Recurse Center Day 3: Hammock Driven Development
This is a draft post that I have prematurely published. Currently, I am attending RC and I want to write as much as possible, log my daily learnings and activities. But, I also don't want to spend time on grammar and prose, so I am publishing all the posts which usually I'd have kept in my draft folder.
I attended the pairing workshop today, it was fun! First, there was a talk that introduced us to the concept of pair programming. The talk was very thorough, from general guidelines to do’s and don’ts. Next, we were randomly paired with each other, put in a break out room. I paired with Debo to solve the Game of Life.
I will write another detailed article on pair programming, but if you want to get started (you should!), Martin Fowler’s guide on pairing is pretty good.
B Tree Node
I paired with Taylor who suggested a simpler solution, just use a single pointer:
[(7, *1), (16, *9)]
This makes everything so simple! I feel this way would work too, I will work through the edge cases. There would be an extra pointer left that points to the array which contains elements greater than the largest element in the current node. This pointer can be saved separately in the node.
While discussing, I suddenly realised that I had read this format from the Database Internals book (page 63):
I decided to study the internals again, jot down the actual algorithm with the data structure I have in my mind and then start coding.
Challenges with Disk Data structures
(I will update this section with more details soon)
These are challenges one would face when writing a disk based data structure compared to memory:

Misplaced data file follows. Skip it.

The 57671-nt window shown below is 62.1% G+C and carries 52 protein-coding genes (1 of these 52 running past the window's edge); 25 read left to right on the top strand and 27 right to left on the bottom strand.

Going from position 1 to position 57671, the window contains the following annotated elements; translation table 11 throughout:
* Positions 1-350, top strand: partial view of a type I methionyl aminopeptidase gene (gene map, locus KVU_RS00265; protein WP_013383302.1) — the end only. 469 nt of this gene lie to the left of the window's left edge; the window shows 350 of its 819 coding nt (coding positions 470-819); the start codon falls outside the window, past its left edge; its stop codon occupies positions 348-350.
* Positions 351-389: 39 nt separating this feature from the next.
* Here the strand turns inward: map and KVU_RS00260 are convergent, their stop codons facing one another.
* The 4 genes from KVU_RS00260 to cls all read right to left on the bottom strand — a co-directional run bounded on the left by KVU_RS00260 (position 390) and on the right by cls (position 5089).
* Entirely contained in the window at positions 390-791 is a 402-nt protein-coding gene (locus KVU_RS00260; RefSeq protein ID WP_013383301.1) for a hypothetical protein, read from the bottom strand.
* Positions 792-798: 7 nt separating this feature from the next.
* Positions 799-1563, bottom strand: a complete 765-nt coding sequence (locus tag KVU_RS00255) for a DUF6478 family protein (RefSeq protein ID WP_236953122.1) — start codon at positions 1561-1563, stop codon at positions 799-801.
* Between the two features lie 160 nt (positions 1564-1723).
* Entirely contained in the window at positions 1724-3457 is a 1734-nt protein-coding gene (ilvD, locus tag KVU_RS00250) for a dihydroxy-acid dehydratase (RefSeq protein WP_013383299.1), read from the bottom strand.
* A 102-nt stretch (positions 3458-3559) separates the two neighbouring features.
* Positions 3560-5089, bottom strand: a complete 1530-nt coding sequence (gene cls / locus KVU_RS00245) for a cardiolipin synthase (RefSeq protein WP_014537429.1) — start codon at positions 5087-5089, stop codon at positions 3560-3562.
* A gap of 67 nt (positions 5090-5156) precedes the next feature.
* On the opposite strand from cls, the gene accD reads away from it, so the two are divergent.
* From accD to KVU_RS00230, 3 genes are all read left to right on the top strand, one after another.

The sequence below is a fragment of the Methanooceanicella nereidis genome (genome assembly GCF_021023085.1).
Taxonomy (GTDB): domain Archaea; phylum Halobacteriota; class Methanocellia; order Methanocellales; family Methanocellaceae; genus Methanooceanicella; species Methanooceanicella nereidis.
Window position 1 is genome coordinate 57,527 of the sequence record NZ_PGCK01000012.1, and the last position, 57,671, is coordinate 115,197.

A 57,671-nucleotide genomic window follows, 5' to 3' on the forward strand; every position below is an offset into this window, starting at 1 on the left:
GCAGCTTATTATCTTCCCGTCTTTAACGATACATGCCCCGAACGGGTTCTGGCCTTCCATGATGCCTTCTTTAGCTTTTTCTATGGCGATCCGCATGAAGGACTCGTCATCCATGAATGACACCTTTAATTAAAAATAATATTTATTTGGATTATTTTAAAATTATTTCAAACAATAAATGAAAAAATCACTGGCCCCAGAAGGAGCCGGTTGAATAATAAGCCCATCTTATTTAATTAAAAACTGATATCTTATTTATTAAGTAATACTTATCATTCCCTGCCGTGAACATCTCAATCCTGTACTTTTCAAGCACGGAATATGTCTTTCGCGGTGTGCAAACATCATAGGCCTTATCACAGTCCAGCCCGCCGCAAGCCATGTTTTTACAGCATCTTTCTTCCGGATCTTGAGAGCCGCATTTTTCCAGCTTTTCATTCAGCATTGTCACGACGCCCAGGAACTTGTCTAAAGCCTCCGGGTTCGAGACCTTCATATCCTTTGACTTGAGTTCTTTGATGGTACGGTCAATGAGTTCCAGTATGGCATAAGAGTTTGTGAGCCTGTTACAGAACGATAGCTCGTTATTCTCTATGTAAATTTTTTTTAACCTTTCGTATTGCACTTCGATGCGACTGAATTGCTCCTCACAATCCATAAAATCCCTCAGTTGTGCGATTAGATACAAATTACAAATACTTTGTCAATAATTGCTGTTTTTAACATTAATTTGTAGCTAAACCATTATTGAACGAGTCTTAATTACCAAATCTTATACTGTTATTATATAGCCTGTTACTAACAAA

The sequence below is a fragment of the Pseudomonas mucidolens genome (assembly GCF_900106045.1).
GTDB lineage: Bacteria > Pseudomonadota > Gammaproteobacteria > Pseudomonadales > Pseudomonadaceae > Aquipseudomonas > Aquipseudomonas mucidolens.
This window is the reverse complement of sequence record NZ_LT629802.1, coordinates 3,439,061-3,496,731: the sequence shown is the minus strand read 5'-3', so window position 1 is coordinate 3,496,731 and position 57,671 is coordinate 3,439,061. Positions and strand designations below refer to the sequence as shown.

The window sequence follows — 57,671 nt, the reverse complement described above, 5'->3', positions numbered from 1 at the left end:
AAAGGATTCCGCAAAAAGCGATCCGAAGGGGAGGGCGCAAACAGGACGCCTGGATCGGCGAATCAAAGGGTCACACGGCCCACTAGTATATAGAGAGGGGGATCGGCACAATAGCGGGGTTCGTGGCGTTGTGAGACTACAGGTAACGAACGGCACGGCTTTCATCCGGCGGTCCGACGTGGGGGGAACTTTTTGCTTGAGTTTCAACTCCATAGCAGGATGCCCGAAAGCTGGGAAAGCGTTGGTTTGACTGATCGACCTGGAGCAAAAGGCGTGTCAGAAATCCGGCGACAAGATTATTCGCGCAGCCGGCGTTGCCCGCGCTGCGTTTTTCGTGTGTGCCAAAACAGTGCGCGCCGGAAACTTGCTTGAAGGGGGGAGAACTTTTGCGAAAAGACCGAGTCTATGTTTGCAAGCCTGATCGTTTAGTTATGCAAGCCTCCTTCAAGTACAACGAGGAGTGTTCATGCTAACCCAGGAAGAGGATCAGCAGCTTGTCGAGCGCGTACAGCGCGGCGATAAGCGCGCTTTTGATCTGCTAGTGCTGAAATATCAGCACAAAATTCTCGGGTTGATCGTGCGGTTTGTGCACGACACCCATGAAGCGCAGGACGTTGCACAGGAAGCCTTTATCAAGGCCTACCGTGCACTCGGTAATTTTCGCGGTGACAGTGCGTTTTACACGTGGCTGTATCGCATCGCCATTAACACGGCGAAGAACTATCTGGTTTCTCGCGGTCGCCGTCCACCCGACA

- Cache locality
- Physical movements within HDD, which adds yuge latency
- Byte vs block (or page) address-ability
- Garbage collection and fragmentation
- Encoding/decoding or serialisation/deserialisation
Hammock Driven Development
Elvis introduced me to this cool talk by Rich Hickey (the creator of Clojure) called Hammock Driven Development.
It starts with a question: How long have you spent thinking hard about a problem, a day? a week? a month? a year? When was the last time you felt so confident trying something you had never before and what would it take to become confident?
It helps at getting better and confident at problem solving. Here’s how:
- State the problem. Talk it out loud, explain to a co-worker, find a stranger and tell them what you are trying to solve
- Understand the problem. What do you know and what do you don’t know? Write everything down
- Think trade offs, other solutions. Most likely someone must have solved the same thing
Now that you have the problem, have understood it properly… go on a hammock and sleep! yes, seriously.
Our brain works when asleep, finding hidden relations between memories and solving problems which we were working on when awake. We have two minds, a waking mind and a background mind. The waking mind is good at analysis and tactics. Background mind is good at synthesis and strategy. Background mind will help us solve difficult problems. But we need to feed the input, activate it and charge it to its full potential.
How? Focus, be away from distractions, think hard about the problem. Think as much as possible.
That’s it! As he says, “the cake is in the oven now”. Wait overnight, maybe a few days or even months. Switch around when you are stuck.
You shall have the cake at the end 🍰